To mark the 10th anniversary of the opening of Guantánamo, on January 11, I was involved in two particular projects — firstly, the establishment of a new campaign and website, “Close Guantánamo,” designed to raise awareness of the continuing injustice of Guantánamo, and, in particular, the injustice of continuing to hold 89 of the remaining 171 prisoners, even though they have been cleared for release; and secondly, the establishment of a petition on the White House’s “We the People” website, calling on President Obama to fulfil his promise to close Guantánamo.
The “Close Guantánamo” project has only just begun, and will enter a new phase next week with the publication of the first of the profiles of the 171 prisoners still held, designed to inform people that they are human beings, with feelings, and with families, who, after ten years, are not held legitimately, but are, as Navi Pillay, the UN High Commissioner for Human Rights, explained last week, subjected to arbitrary detention.
In contrast, the second project — the petition on the White House’s “We the People” website — has just three days left until its deadline of one month is reached, so please, if you haven’t yet signed it, sign it now, and please also tell everyone you know. This could be the weekend that we beat the odds and come up with the signatures we need to secure a response from President Obama. The countdown clock, above, by the way, is from the Center for Constitutional Rights’ “Close Guantánamo” page, which also features videos from the protests in Washington D.C. on January 11 (and which I wrote about here).
Please note, crucially, that you do not have to be a US citizen or a US resident to sign the petition. When registering (which you must do first), just leave the box blank that asks you for your zip code.
Also, please note that some people have had problems with the site, which, unfortunately, are beyond the control of those setting up petitions. However, the following advice is from a friend who managed to overcome the obstacles:
A trick for getting the not-very-helpful website to work:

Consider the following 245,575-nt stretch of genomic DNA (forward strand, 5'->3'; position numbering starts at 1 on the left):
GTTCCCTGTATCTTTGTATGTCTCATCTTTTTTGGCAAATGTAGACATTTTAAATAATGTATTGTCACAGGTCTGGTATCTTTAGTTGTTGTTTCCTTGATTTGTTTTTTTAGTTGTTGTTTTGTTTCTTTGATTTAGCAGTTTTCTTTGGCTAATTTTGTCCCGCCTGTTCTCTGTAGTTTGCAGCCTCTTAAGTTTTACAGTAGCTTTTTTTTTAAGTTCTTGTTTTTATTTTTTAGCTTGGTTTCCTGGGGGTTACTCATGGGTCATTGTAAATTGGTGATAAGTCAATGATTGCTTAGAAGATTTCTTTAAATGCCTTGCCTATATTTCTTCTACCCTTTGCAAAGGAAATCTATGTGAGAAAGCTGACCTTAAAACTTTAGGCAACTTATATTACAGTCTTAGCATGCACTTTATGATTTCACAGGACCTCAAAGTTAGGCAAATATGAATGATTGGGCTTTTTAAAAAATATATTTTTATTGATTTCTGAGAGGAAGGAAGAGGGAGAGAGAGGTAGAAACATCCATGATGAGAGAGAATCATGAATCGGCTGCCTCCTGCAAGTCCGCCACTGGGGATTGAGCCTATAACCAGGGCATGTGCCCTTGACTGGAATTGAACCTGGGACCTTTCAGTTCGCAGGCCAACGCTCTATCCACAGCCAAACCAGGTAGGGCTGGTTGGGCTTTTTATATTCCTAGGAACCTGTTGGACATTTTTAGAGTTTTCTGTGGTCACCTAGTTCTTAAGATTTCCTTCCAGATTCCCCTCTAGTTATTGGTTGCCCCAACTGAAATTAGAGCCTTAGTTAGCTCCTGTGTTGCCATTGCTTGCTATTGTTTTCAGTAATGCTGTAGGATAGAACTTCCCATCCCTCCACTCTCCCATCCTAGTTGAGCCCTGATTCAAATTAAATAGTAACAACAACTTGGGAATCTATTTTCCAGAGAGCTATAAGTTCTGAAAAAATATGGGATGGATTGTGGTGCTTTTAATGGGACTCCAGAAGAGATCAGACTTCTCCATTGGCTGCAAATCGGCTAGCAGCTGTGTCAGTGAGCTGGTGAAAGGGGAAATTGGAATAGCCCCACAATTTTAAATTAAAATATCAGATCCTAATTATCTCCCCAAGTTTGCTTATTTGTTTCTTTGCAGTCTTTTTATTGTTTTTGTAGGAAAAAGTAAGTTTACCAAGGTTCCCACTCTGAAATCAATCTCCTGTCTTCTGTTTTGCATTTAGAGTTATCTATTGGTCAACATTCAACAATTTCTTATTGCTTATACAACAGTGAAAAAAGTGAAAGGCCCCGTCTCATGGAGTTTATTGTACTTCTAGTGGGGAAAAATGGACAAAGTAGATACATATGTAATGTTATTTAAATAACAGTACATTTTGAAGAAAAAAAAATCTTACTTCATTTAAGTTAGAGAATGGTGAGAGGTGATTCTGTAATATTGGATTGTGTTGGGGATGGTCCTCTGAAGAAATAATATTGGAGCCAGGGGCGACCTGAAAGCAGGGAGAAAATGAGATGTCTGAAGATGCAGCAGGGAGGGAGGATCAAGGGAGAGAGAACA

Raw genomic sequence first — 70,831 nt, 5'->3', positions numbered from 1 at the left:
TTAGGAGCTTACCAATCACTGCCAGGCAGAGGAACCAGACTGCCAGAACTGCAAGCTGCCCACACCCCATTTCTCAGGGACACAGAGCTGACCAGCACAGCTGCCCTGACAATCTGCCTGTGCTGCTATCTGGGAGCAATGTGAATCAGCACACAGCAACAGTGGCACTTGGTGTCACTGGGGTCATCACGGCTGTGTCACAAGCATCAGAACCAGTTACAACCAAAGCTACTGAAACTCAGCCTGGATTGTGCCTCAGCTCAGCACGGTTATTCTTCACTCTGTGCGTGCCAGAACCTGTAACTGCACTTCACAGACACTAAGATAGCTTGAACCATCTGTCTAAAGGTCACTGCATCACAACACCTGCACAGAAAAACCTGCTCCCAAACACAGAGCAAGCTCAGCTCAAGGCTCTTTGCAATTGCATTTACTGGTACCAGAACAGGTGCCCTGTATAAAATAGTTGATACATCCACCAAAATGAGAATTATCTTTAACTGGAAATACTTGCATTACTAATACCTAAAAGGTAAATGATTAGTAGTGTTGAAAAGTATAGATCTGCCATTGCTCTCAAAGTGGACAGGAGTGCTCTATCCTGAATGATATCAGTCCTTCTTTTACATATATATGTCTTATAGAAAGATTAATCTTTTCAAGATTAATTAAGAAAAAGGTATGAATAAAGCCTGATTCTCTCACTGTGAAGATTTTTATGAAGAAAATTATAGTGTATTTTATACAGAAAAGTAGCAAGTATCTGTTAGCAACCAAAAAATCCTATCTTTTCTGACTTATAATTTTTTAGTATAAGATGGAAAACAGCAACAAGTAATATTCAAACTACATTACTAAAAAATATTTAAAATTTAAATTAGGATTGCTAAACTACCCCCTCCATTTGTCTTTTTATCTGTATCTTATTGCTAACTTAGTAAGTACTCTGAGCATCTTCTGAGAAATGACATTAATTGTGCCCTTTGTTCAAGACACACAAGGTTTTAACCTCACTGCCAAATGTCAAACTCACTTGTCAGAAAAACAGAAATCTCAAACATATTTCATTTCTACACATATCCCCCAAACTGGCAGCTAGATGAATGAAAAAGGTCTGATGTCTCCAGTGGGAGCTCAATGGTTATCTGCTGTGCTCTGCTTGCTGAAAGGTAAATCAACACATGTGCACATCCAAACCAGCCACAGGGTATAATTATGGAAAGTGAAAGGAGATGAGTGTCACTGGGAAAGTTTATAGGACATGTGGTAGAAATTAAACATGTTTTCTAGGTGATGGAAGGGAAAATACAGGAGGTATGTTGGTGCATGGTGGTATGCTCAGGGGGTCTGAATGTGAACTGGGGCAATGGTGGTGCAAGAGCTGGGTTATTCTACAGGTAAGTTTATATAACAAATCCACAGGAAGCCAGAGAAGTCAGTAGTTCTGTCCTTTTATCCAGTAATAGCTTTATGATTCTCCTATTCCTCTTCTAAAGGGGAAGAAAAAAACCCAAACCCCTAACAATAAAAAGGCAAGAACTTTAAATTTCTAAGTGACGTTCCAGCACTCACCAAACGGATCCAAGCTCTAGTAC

Having created an account, then persuaded it to accept your password (this can take a while), you’ll then find you’re on your profile page, miles away from the petition. In another tab, reclick the link to the petition.
If the “Sign Now” button is greyed out, make sure you’re logged in, then reload the petition page. Eventually you’ll get there, but they don’t make it easy.
They don’t indeed, and the problems with the site, to my mind, reflect badly on the Obama administration, which has also been beset with problems — like failing to keep important promises, such as the promise to close Guantánamo within a year, which the President made in an executive order on January 22, 2009.
My thanks to everyone who has worked to promote this petition, and to try to raise awareness of an ongoing disgrace that far too many people would rather forget. Guantánamo can be closed, and those of us who care — including those who signed up to the “Close Guantánamo” mission statement — will continue working hard to make that day a reality.
Note: Please also see the Facebook events page.
Andy Worthington is the author of The Guantánamo Files: The Stories of the 774 Detainees in America’s Illegal Prison (published by Pluto Press, distributed by Macmillan in the US, and available from Amazon — click on the following for the US and the UK) and of two other books: Stonehenge: Celebration and Subversion and The Battle of the Beanfield. To receive new articles in your inbox, please subscribe to my RSS feed (and I can also be found on Facebook, Twitter, Digg and YouTube). Also see my definitive Guantánamo prisoner list, updated in June 2011, “The Complete Guantánamo Files,” a 70-part, million-word series drawing on files released by WikiLeaks in April 2011, and details about the documentary film, “Outside the Law: Stories from Guantánamo” (co-directed by Polly Nash and Andy Worthington, and available on DVD here — or here for the US). Also see my definitive Guantánamo habeas list and the chronological list of all my articles, and, if you appreciate my work, feel free to make a donation.